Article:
City Council OKs Labor Deal With LA Police Union
LOS ANGELES (CBS) — The City Council on Friday approved a three-year labor contract with the union that represents rank-and-file members of the Los Angeles Police Department.
The approval — which comes just one day after the city’s contract expired with the Los Angeles Police Protective League — is expected to save the city hundreds of millions of dollars over the next three years.
KNX 1070’s Claudia Peschuitta reports.
While there are no salary increases included in the new agreement, union members will begin to receive a series of pay raises effective July 1, 2012.
The increases will start at one percent and will go as high as 2 percent in 2014.
City Administrative Officer Miguel Santana said earlier this week that concessions by police officers under the contract would fully pay for cost of living salary increases.
He noted that the city stands to save millions of dollars, primarily through reductions in pension and post-retirement benefit costs.
In his report to the council, Santana said the agreement will save the city $116 million in the 2011-12 fiscal year, $102 million in 2012-13 and $98 million in 2013-14.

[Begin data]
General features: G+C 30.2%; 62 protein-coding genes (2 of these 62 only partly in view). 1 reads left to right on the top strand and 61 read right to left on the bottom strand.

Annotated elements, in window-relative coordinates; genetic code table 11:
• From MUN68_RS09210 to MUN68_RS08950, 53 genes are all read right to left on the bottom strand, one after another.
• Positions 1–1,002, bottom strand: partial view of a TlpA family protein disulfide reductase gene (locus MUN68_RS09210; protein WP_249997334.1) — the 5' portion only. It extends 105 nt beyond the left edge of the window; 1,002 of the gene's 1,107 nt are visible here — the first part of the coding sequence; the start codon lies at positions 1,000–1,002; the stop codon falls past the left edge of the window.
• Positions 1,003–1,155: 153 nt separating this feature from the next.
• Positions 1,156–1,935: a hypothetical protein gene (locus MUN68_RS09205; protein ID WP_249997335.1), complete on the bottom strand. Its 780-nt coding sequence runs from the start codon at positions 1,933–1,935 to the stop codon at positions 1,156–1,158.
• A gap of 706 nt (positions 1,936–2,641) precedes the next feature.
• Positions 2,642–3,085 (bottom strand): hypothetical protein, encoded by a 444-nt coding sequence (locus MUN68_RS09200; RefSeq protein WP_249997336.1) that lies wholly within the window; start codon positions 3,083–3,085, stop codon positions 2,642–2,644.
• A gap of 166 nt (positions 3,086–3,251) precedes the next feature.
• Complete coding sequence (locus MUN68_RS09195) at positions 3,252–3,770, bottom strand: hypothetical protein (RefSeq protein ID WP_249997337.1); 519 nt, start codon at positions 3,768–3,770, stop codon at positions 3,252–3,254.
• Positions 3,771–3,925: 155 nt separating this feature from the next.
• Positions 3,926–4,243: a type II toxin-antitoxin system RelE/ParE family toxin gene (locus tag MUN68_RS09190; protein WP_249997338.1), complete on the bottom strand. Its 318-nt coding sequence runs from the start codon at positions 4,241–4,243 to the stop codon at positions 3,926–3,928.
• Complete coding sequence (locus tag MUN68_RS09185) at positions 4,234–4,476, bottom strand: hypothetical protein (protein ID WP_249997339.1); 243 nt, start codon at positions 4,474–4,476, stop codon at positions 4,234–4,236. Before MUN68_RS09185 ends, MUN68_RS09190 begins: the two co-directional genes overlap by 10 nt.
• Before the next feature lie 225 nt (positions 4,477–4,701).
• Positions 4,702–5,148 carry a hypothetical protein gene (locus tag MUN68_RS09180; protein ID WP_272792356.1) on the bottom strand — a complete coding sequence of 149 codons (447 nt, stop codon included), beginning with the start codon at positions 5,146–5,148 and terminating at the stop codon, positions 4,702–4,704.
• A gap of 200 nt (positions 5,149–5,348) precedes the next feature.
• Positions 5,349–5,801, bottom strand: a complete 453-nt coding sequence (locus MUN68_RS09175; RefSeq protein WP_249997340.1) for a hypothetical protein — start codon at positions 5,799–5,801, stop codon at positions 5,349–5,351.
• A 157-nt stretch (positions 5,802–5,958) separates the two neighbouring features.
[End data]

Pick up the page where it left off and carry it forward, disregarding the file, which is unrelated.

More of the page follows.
Councilman Bernard Parks was the only dissenting vote on the contract, questioning the overall cost of the pact and saying it would actually cost the city more money, not save any.
But Councilman Dennis Zine noted that members of the LAPPL had not received a raise since July 1, 2008,
“Costs have gone up. The service to the community by the LAPD has continued,” Zine said. “I think it’s appropriate that they receive this and they deserve this.”
The city had been seeking at least $41 million in concessions from the union, including requiring police officers to contribute part of their salaries toward their retirement health care.
According to Santana, the agreement gives officers a choice of whether to contribute 2 percent of their salaries toward
Union members who agree to the contribution will be vested in the existing benefits, along with any future increases in benefits. Members who decline will have their retirement health care subsidy frozen at the current level, according to Santana’s report to the council.
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